What is Cerebral Palsy?

Children diagnosed with cerebral palsy live with symptoms that range from barely noticeable to severe and profound.

According to the National Institute of Neurological Disorders and Stroke (NINDS), cerebral palsy is:

“an umbrella-like term used to describe a group of chronic disorders impairing control of movement that appear in the first few years of life and generally do not worsen over time.”

They go on to say that the different forms of cerebral palsy (CP) are caused “by faulty development of or damage to motor areas in the brain that disrupts the brain’s ability to control movement and posture.”

Those two statements, when combined, mean that CP covers a large range of neurological issues. Children diagnosed with CP live with symptoms that range from barely noticeable to severe and profound. Some victims of CP will have occasional involuntary movements or difficulty performing a few fine motor tasks. Others will be confined to a wheelchair.

CP comes in three main types:

  • Spastic cerebral palsy accounts for between 70 and 80 percent CP cases. In this form of the disorder, people with CP will have difficulty controlling their muscles. Muscle tightness, a condition in which muscle constantly tries to contract, is the main symptom. Spastic CP can take a variety of forms.
    • When spastic CP occurs only in the legs it is known as diplegia. Children with diplegia often have difficulty walking.
    • When spastic CP occurs on only one side of the body it is referred to as hemiplegia. Often people with hemiplegia have more difficulty with their arm on the side of the body that is affected than with their leg on that side.
    • When spastic CP occurs in its most severe form it is known as spastic quadriplegia. Arms, legs, and the trunk of the body are all impacted by the disorder and some level of mental impairment is not uncommon.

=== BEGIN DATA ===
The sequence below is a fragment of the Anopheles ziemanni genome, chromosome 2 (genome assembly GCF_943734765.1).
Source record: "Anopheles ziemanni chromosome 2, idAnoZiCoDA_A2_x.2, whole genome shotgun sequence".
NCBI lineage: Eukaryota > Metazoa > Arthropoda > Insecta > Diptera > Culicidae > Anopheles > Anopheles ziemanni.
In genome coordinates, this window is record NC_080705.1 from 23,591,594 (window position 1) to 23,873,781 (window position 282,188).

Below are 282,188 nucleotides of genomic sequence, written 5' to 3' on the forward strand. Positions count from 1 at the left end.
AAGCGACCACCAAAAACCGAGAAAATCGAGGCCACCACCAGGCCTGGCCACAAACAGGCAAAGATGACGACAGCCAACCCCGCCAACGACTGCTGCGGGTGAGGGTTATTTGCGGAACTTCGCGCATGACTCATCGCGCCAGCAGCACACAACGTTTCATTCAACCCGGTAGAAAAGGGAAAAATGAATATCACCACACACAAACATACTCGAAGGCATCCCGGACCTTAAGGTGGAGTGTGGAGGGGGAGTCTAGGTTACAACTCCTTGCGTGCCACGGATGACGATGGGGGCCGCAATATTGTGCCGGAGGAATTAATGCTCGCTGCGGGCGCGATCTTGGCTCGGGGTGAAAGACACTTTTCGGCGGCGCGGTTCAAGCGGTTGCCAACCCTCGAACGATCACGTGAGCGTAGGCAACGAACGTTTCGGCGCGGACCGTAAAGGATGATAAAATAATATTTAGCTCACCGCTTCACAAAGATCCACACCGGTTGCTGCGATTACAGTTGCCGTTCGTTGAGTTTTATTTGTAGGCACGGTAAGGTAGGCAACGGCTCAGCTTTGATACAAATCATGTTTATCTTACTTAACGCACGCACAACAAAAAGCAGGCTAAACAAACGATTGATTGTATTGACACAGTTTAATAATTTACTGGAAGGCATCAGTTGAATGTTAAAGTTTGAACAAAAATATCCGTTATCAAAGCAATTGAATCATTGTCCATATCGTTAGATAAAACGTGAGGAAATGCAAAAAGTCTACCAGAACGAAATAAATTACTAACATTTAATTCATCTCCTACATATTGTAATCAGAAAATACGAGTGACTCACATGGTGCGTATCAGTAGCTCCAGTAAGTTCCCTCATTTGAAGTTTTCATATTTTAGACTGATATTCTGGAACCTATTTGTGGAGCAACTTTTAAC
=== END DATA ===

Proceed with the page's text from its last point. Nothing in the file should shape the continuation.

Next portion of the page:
• Athetoid cerebral palsy occurs in between 10 and 20 percent of CP cases. This form of CP is also sometimes called dyskinetic CP. Athetoid CP is not limited to any one area of the body. Muscle tone varies over time in people with this type of CP and uncontrollable movements are a problem. Children with Athetoid CP can have problems learning to speak (or even learning to suck and swallow) because this form of the disorder can have an effect on muscles in the face and neck.
  • Ataxic cerebral palsy only occurs in between 5 and 10 percent of cases. This type of CP involves mostly problems with coordination and balance.

The causes of CP vary. Sometimes it is congenital; in other cases it is the result of some event or accident in infancy – head trauma, rubella, etc. CP is not progressive so the condition does not get worse with age.

The March of Dimes estimates that about 2 or 3 out of every 1,000 babies born in America have CP and that around half a million people with the disorder live in the U.S.

Are children with CP automatically eligible for special education services? It depends on the severity of their condition. But in most cases, they will be eligible for services. The Individuals with Disabilities Education Act (IDEA) specifically mentions CP in its description of orthopedic impairments.

Most children with CP will be quite able to attend school. Once they have been placed in a special education program resources such as physical therapy, occupational therapy, and speech therapy will be available at school if they are needed. Computers and other forms of assistive technology (like communication devices) may play an important role in the education of a CP child.